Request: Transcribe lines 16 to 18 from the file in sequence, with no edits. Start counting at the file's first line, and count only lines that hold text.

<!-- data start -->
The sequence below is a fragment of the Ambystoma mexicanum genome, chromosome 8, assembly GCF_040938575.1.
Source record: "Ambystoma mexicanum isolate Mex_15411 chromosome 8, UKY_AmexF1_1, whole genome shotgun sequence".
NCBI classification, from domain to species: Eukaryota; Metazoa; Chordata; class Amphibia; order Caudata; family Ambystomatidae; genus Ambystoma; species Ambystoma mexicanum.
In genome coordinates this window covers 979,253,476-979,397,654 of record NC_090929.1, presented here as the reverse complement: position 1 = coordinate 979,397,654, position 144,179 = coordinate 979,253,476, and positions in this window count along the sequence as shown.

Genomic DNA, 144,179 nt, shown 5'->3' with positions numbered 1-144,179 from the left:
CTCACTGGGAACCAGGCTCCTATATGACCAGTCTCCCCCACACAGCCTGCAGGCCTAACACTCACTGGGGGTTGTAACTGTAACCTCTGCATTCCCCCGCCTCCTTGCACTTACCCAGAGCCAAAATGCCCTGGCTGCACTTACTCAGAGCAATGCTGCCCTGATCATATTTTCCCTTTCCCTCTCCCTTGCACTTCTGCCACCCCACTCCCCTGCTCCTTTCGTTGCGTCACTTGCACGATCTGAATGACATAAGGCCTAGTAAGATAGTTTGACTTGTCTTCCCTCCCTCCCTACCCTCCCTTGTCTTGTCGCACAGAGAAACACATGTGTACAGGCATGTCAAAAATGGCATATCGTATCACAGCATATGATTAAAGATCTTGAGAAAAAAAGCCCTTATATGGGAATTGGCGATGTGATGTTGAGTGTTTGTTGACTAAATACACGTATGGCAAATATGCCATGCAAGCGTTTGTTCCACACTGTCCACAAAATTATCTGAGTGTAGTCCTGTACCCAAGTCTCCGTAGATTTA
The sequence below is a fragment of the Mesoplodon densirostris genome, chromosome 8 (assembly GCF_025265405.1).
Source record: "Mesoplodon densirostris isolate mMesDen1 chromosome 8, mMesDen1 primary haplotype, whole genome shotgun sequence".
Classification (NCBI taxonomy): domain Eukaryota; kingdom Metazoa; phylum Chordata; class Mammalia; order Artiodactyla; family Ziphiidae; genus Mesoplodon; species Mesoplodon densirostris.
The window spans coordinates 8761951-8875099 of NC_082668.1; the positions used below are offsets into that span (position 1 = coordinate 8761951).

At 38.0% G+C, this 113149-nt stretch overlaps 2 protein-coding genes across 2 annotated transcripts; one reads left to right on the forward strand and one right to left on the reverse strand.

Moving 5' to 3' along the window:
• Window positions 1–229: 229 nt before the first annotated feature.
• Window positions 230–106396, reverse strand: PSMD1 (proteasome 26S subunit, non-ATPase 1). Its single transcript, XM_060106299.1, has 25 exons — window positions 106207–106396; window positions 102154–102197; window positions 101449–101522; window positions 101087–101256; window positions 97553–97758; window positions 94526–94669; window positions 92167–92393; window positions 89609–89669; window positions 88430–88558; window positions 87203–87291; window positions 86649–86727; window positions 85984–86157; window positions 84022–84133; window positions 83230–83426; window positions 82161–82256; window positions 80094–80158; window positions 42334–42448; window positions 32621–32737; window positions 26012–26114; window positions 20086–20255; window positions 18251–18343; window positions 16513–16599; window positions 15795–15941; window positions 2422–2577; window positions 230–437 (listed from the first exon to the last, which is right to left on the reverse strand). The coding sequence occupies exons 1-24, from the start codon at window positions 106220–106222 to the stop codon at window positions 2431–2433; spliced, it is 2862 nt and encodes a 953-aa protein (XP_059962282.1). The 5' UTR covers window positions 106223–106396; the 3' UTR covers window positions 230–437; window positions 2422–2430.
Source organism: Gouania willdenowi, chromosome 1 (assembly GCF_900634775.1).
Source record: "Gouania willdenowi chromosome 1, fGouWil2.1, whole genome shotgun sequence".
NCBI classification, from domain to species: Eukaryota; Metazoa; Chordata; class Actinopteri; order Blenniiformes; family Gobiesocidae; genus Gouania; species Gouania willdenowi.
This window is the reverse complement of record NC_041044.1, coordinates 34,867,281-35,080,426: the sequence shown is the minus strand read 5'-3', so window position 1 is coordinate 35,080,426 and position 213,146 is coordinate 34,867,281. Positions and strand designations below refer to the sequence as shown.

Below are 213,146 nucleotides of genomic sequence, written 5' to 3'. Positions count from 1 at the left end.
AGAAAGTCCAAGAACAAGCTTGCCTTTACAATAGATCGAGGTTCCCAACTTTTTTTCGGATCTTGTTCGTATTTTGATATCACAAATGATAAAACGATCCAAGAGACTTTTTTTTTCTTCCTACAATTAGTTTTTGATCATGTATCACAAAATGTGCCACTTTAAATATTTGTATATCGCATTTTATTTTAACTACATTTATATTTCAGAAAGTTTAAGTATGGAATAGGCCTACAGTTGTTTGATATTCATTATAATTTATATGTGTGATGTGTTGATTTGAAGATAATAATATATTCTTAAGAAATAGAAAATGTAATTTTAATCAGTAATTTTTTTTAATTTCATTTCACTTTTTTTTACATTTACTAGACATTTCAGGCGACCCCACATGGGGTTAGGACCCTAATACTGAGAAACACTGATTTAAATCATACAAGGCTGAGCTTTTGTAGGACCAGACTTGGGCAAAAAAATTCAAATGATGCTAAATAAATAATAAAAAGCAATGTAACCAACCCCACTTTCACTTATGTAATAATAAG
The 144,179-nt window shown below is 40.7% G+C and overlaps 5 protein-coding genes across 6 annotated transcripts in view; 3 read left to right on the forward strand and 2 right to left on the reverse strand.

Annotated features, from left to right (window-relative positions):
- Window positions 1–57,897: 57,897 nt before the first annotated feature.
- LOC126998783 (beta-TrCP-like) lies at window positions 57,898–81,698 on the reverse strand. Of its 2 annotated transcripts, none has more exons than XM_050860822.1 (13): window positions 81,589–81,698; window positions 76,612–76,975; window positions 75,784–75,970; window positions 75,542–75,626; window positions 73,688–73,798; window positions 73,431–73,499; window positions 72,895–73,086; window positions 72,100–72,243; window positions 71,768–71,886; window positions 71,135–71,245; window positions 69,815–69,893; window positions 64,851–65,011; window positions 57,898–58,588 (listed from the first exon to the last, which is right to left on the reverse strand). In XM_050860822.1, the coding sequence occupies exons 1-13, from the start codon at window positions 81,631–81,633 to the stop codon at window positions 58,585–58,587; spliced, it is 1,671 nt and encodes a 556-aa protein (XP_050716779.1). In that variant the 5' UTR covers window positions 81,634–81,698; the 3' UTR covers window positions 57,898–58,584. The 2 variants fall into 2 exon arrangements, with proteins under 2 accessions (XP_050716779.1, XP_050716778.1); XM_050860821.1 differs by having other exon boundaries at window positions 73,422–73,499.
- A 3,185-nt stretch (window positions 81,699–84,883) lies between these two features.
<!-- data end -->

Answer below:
Source record: "Gouania willdenowi chromosome 1, fGouWil2.1, whole genome shotgun sequence".
NCBI classification, from domain to species: Eukaryota; Metazoa; Chordata; class Actinopteri; order Blenniiformes; family Gobiesocidae; genus Gouania; species Gouania willdenowi.
This window is the reverse complement of record NC_041044.1, coordinates 34,867,281-35,080,426: the sequence shown is the minus strand read 5'-3', so window position 1 is coordinate 35,080,426 and position 213,146 is coordinate 34,867,281. Positions and strand designations below refer to the sequence as shown.